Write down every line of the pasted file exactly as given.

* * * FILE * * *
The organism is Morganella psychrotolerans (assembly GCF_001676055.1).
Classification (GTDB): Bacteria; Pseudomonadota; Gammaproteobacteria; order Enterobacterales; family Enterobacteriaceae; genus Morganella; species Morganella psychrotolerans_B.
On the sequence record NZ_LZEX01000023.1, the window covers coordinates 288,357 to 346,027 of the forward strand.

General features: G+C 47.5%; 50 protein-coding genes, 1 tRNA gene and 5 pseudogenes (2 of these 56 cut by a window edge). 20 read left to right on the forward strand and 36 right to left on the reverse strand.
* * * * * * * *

The organism is Morganella psychrotolerans (assembly GCF_001676055.1).
Classification (GTDB): Bacteria; Pseudomonadota; Gammaproteobacteria; order Enterobacterales; family Enterobacteriaceae; genus Morganella; species Morganella psychrotolerans_B.
On the sequence record NZ_LZEX01000023.1, the window covers coordinates 288,357 to 346,027 of the forward strand.

General features: G+C 47.5%; 50 protein-coding genes, 1 tRNA gene and 5 pseudogenes (2 of these 56 cut by a window edge). 20 read left to right on the forward strand and 36 right to left on the reverse strand.